Fried snapper. It is in itself delicious. But imagine it surrounded by some maduro, salad and potatoes, and it becomes irresistible, right ?. That’s right, as long as it is a snapper and not a parguito, a baby snapper.
The problem goes beyond receiving a plate with a small fish and being left with a craving. When our fishermen extract product from our seas (ie, fish) they must be sure they are respecting certain measures. These measures are known as Minimum Landing Sizes, which means the minimum size a fish must be before it can be sold.
These sizes depend not only on the species, but also on the place. Each country determines its minimum landing sizes within the boundaries of its Exclusive Economic Zone.
Minimum sizes… Why?
In short, because most commercial fisheries are collapsing. They are overexploited. We’re not giving the ocean time to replenish what we are taking out of it.
By modifying fishing gear to avoid catching juveniles and discourage consumption of fish below the permitted measure, the goal is to ensure that they reach an age at which they may reproduce and the biomass or population of that species can recover.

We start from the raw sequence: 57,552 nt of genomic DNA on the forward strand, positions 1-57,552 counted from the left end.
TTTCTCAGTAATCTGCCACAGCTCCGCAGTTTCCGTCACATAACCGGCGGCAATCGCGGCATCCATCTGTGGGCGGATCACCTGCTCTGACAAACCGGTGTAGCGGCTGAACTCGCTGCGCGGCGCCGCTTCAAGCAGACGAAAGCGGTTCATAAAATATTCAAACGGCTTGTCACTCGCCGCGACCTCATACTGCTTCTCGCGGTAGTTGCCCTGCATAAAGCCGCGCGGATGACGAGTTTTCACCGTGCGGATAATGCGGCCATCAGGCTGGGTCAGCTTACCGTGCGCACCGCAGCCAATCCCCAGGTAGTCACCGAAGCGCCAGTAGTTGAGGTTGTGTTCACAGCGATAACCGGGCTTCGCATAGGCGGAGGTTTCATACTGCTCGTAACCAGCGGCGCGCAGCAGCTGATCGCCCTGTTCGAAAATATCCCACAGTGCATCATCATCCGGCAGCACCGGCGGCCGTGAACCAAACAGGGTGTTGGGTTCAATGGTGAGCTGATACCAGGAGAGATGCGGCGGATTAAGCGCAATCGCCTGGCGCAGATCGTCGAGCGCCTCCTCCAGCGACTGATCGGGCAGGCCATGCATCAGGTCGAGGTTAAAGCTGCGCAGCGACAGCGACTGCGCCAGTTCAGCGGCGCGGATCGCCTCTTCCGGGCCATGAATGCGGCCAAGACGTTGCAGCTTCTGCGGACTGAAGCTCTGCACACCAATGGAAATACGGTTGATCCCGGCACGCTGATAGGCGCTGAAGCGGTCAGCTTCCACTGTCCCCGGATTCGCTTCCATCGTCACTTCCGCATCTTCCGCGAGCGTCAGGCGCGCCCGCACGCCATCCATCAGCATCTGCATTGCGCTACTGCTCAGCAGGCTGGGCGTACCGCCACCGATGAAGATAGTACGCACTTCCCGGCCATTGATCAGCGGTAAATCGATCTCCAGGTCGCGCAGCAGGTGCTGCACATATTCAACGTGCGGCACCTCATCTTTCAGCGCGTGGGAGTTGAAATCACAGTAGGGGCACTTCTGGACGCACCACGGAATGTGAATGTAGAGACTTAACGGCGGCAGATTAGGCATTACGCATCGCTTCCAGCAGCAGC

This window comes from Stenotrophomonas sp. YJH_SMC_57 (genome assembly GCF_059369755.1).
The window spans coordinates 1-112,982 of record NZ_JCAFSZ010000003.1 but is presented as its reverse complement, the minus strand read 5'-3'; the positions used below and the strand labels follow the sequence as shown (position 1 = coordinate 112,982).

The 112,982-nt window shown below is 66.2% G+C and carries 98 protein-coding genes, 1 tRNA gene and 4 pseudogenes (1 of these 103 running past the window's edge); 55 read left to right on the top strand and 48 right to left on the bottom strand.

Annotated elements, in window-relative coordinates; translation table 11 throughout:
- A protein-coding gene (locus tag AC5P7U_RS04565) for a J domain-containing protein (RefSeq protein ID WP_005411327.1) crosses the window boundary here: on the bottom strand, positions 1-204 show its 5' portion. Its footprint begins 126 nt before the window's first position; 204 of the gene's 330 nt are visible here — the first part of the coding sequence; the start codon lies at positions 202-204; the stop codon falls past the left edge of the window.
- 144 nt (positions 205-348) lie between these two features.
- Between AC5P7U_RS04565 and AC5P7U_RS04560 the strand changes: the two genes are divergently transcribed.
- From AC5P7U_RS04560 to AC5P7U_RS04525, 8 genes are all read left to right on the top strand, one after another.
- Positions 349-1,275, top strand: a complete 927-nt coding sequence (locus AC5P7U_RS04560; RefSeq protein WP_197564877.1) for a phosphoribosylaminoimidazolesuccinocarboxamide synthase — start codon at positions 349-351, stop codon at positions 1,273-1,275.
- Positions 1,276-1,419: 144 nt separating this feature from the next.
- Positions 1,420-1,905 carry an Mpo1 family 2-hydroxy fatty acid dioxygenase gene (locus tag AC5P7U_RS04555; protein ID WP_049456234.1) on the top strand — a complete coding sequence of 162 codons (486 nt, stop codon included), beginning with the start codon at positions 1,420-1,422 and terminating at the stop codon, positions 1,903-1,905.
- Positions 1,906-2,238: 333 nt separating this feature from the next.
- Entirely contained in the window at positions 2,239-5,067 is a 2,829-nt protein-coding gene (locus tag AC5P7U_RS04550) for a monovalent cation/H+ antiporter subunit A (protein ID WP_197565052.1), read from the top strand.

For example, in our country, if the fried snapper you ordered is a spotted snapper, it should measure at least 34 centimeters. That would mean that the fish reached its first maturity, at 18 months, and had a chance to reproduce before it becomes your meal.
And so everyone wins: the fishermen continue to fish, restaurants can continue offering fried snapper and of course, you may go on squeezing lemon over a favorite of our kitchen.
What do I do?
A major challenge is that even if we knew the minimum landing sizes of our favorite fish, we can’t always check it. In the case of the fried snapper you could, because it comes whole in the dish. But consumers do not normally get to see the entire specimen, but buy it already processed (sliced, for example).
We are partly dependent on the confidence we have in those who fish, or who process it, or who buy fish (fish markets), or who oversee fishing activities in our waters. Between the snapper that is swimming right now and the restaurant that will serve it to you, there are many steps in which landing sizes can be overlooked.
INCOPESCA developed this conservation tool in our country, determining minimum landing sizes of various species of commercial interest. Now what is needed is to implement that tool: coaching authorities, training buyers and fishermen.
Meanwhile, the least you can do is not to consume products that, regardless of their size, are banned: aguja, pajarito or ballyhoo, langostino o chicharra, lobster from the caribbean, piangua, uncertified turtle eggs, for instance.